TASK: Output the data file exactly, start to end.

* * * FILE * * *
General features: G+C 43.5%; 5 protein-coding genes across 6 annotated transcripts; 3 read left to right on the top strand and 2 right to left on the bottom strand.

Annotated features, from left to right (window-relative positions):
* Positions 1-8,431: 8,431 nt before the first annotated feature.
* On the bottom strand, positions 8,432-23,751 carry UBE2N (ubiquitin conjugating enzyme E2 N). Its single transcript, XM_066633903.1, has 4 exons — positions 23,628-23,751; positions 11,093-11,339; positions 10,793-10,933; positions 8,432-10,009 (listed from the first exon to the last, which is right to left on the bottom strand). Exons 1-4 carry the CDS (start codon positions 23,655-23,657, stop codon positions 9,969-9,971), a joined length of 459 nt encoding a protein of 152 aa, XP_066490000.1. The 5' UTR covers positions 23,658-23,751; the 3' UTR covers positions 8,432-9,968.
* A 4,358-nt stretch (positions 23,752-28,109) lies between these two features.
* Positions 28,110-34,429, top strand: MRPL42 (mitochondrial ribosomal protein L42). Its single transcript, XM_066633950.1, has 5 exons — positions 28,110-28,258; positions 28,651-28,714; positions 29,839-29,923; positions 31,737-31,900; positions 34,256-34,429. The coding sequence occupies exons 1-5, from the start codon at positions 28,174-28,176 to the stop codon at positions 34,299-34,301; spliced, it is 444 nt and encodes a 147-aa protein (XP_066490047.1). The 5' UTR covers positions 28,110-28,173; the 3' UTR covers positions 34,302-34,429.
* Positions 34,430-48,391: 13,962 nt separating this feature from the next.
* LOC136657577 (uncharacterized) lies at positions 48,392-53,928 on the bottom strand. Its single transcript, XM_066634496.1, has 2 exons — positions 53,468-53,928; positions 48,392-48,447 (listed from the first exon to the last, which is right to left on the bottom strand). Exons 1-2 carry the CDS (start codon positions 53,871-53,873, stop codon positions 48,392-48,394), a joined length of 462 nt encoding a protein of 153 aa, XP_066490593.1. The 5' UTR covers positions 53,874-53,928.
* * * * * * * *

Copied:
General features: G+C 43.5%; 5 protein-coding genes across 6 annotated transcripts; 3 read left to right on the top strand and 2 right to left on the bottom strand.

Annotated features, from left to right (window-relative positions):
* Positions 1-8,431: 8,431 nt before the first annotated feature.
* On the bottom strand, positions 8,432-23,751 carry UBE2N (ubiquitin conjugating enzyme E2 N). Its single transcript, XM_066633903.1, has 4 exons — positions 23,628-23,751; positions 11,093-11,339; positions 10,793-10,933; positions 8,432-10,009 (listed from the first exon to the last, which is right to left on the bottom strand). Exons 1-4 carry the CDS (start codon positions 23,655-23,657, stop codon positions 9,969-9,971), a joined length of 459 nt encoding a protein of 152 aa, XP_066490000.1. The 5' UTR covers positions 23,658-23,751; the 3' UTR covers positions 8,432-9,968.
* A 4,358-nt stretch (positions 23,752-28,109) lies between these two features.
* Positions 28,110-34,429, top strand: MRPL42 (mitochondrial ribosomal protein L42). Its single transcript, XM_066633950.1, has 5 exons — positions 28,110-28,258; positions 28,651-28,714; positions 29,839-29,923; positions 31,737-31,900; positions 34,256-34,429. The coding sequence occupies exons 1-5, from the start codon at positions 28,174-28,176 to the stop codon at positions 34,299-34,301; spliced, it is 444 nt and encodes a 147-aa protein (XP_066490047.1). The 5' UTR covers positions 28,110-28,173; the 3' UTR covers positions 34,302-34,429.
* Positions 34,430-48,391: 13,962 nt separating this feature from the next.
* LOC136657577 (uncharacterized) lies at positions 48,392-53,928 on the bottom strand. Its single transcript, XM_066634496.1, has 2 exons — positions 53,468-53,928; positions 48,392-48,447 (listed from the first exon to the last, which is right to left on the bottom strand). Exons 1-2 carry the CDS (start codon positions 53,871-53,873, stop codon positions 48,392-48,394), a joined length of 462 nt encoding a protein of 153 aa, XP_066490593.1. The 5' UTR covers positions 53,874-53,928.